Shiva Thandavam is more about neat performances, pithy dialogues, technique than about a logical screenplay and a strong story. The scenes are coherently connected, the BG score is superb, but for every plus there is a minus accompanying it.
Vikram's much-hyped character of a blind man taking recourse to echolocation (a technique invented by one Daniel Kish, also seen in a small role as Vikram's tutor) to complete a near-impossible mission is not helped by a poorly-etched antagonist's character; Shiva Kumar (Vikram), the super-intelligent RAW official, is patriotic and sincere, but he ends up eliminating five terrorists in due course as much for avenging his wife's death as for the country's sake. Or is it?
AL Vijay seems to have forgotten that Terrorism is taken quite seriously by the governments of India and UK that they would have exerted themselves in all ways to help the RAW nab the terrorists. However, Vikram is shown to be waging a lone battle to save the destructive secret formula from falling into the hands of a dreaded international terrorist group. Much as Balakrishna in Srimannarayana could have got the bank account of the villains ethically hacked with the help of the police instead of losing sleep to kill the villains one after one, Vikram too could have cracked his case by following the right channel.
If you forgive one or two blunders, the film offers many good lessons in scene execution. Vijay shows dexterity in maintaining the right length of each scene. If the film seems to drag a bit, it is because of our disillusionment with the way logic is kissed goodbye rather than for reasons of the film being hackneyed. It is not run-of-the-mill, not definitely for a South Indian film.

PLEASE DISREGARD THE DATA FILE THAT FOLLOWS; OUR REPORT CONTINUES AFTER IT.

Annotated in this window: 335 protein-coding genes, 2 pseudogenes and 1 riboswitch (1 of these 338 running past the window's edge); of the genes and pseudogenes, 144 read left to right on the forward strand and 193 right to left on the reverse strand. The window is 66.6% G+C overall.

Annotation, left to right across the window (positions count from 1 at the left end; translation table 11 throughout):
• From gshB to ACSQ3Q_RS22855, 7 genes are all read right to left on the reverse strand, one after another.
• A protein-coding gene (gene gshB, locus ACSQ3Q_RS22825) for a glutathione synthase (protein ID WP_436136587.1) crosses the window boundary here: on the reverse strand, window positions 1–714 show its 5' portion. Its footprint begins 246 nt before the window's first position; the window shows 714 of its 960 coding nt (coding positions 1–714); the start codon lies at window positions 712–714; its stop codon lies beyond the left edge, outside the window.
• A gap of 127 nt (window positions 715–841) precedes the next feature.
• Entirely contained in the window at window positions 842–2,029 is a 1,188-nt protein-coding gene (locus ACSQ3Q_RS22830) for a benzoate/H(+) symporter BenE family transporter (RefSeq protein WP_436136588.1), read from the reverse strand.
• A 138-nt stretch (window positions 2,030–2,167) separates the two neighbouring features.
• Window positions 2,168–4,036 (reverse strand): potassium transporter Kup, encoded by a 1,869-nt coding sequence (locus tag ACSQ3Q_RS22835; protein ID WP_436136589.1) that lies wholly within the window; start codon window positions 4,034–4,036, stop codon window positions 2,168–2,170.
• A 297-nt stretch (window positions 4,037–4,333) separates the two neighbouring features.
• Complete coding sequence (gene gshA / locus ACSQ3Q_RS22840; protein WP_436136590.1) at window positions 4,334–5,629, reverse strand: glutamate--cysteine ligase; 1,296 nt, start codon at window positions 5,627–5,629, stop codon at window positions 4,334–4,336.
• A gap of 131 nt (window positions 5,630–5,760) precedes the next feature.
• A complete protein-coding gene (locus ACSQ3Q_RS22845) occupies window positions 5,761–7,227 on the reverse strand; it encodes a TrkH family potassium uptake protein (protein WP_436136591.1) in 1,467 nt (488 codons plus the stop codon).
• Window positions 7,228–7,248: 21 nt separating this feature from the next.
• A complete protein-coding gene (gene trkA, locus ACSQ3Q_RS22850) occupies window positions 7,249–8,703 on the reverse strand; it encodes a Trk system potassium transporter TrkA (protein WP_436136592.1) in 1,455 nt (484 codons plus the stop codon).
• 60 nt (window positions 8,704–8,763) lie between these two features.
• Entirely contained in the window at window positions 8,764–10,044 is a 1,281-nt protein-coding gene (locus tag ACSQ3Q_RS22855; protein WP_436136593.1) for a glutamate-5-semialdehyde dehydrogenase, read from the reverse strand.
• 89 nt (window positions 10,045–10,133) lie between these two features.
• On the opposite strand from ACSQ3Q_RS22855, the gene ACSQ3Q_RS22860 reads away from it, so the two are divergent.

Kenny (Vikram), a blind man in London, is seen murdering people with ease. Nasser, an Indian-born investigator, is assigned the job of nabbing the killer on the run. Before long, he pieces the puzzle and zeroes in on the innocent-looking, soft-spoken, orphan Kenny. This shocks Sarah Vinayagan (Amy Jackson), the Miss London girl, who is in love with him.
When Kenny stages a brave escape along with Sarah and Santhanam (an unfortunate cabbie who gets into trouble because Kenny happens to invariably get in to his cab every time he is committing a murder), in comes Lakshmi Rai to narrate Kenny's life as Shiva Kumar in India, how he was blinded and what made him seethe with rage.
The narration looks Hollywoodish with the usual dose of oldish Kollywoodianisms. Blighted by an insubstantial story, it looks like affected show in retrospect. With all its elements that engage the audience while it is playing, Shiva Thandavam has the danger of seeming paper-thin after the end titles roll. (One is not new to this kind of cinema though). Also, one wonders why top officials (headed by Sayaji Shinde), including the Home Minister (Kota Srinivasa Rao), speak basic matters relating to an investigation of earth-shattering proportion - a feature commonplace in our cinema.
Jagapathy Babu's role is quite interesting. As Vikram's colleague in the RAW, he changes the course of the story. His baritone and cunning looks suit his character.
The chemistry between Vikram and Anushka is superb, and Vijay must be given a pat on his back for the rare (if not novel) idea of spouses wanting to fall in love after marriage. It is definitely mature and is sensibly shown. Their love story in the flashback has its importance in the story.
GV Prakash Kumar's BG score is snazzy, effectively elevating the style quotient to a new high. The songs, however, are not up-to-the-mark. The title song seems to have been chopped off because the length was already 2 hrs and 41 mins.
Vikram's performance is restrained, he looks convincing as a blind man; his RAW officer act is dignified. He wears a worried expression as Kenny and gives a confident posture as Shiva. Manohar Varma's action choreography is savvy, Vikram executes it with aplomb. Anushka shows the right attitude, she proves to be the right actress for the role of a career-oriented woman (she is seen as an eye specialist). Santhanam doesn't evoke laughter. Nassar is realistic, Lakshmi Rai is ok, while Amy will be remembered for her charm.
Nirav Shah's cinematography is nimble. Anthony's editing deserves mention.